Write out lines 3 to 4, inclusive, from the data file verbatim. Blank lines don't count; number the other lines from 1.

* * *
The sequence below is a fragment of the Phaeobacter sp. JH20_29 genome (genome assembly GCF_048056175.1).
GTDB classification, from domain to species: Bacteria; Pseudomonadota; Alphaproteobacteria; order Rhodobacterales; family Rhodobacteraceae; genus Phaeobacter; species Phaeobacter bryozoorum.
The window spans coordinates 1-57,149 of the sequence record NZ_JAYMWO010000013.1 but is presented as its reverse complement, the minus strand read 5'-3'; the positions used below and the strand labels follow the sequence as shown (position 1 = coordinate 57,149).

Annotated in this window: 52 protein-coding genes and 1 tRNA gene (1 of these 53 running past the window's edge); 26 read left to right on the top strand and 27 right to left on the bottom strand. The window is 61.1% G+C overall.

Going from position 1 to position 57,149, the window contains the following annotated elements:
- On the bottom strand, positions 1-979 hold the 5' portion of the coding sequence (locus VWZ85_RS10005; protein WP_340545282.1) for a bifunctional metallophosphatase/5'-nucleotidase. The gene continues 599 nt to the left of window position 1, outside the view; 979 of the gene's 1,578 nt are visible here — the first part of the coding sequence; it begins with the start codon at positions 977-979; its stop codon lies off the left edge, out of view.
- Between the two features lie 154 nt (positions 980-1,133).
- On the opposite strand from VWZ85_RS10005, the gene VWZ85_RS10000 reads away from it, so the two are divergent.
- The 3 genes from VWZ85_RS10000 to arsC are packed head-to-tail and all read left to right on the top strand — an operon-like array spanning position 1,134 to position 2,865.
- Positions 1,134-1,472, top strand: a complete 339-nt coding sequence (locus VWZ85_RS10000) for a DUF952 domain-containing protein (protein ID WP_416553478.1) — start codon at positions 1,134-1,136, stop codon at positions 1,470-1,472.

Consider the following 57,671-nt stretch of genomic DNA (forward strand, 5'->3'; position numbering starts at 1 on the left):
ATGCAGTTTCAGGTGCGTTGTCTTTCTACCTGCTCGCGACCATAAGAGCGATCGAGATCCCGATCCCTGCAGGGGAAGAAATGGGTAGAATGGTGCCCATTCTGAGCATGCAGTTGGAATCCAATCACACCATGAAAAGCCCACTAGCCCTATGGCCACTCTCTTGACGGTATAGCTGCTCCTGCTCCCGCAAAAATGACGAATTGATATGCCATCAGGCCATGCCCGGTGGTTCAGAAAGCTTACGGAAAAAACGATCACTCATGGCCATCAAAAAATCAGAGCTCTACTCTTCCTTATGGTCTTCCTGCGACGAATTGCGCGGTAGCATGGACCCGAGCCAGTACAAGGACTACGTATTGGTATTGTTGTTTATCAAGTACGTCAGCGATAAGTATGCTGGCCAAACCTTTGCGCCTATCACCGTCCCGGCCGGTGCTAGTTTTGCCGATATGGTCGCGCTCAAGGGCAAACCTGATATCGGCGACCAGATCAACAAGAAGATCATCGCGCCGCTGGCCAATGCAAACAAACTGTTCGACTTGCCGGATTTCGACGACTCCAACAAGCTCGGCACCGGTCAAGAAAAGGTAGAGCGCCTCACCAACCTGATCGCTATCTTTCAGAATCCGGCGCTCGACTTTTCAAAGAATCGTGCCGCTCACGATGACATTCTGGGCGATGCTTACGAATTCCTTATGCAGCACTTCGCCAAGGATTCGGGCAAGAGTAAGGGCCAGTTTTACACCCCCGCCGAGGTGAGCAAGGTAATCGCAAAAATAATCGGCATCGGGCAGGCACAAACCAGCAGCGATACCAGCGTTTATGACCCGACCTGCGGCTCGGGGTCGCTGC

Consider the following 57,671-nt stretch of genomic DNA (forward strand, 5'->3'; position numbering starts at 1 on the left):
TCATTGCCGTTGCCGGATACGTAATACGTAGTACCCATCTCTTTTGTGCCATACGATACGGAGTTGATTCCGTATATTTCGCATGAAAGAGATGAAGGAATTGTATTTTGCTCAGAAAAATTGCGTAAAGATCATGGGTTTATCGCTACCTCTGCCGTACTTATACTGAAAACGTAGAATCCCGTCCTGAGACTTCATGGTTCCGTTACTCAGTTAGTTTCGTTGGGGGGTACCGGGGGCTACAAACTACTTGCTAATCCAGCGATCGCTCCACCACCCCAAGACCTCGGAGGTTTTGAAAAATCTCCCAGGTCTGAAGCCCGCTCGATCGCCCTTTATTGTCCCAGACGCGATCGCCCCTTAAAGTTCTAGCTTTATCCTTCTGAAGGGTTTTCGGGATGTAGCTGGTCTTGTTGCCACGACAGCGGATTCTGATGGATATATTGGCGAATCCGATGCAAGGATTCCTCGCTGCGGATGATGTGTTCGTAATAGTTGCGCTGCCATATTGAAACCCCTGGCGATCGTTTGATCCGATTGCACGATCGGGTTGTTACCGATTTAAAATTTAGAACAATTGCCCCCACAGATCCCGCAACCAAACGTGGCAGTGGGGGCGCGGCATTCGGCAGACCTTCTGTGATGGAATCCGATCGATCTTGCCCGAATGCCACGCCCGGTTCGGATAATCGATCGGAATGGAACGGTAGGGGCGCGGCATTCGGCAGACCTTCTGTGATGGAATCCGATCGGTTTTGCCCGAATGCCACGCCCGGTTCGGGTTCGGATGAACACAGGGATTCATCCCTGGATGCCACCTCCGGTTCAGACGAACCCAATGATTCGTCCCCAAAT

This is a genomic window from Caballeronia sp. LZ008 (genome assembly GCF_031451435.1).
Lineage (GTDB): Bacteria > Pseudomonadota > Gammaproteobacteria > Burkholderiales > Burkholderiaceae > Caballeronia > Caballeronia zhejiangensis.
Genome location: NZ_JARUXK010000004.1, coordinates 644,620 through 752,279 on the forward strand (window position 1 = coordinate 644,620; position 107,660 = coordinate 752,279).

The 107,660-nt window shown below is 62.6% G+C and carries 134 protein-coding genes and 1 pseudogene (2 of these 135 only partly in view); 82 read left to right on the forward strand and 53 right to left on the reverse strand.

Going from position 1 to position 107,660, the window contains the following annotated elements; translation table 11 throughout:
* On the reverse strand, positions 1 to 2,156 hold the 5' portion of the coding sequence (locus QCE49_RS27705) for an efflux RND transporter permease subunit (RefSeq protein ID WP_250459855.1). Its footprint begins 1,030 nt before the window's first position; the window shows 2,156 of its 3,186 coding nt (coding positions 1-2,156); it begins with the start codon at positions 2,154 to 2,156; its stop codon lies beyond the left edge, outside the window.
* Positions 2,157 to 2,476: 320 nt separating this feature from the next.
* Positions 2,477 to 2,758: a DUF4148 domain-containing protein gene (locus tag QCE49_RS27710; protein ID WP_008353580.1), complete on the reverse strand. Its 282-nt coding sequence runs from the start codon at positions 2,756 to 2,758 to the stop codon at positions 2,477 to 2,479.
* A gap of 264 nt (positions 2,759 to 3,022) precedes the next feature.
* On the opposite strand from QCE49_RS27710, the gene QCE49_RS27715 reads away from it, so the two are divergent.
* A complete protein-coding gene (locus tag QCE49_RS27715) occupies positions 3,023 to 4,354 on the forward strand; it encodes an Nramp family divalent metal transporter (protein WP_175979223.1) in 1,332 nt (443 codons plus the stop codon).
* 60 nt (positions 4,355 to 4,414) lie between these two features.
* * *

The window spans coordinates 1-57,149 of the sequence record NZ_JAYMWO010000013.1 but is presented as its reverse complement, the minus strand read 5'-3'; the positions used below and the strand labels follow the sequence as shown (position 1 = coordinate 57,149).

Annotated in this window: 52 protein-coding genes and 1 tRNA gene (1 of these 53 running past the window's edge); 26 read left to right on the top strand and 27 right to left on the bottom strand. The window is 61.1% G+C overall.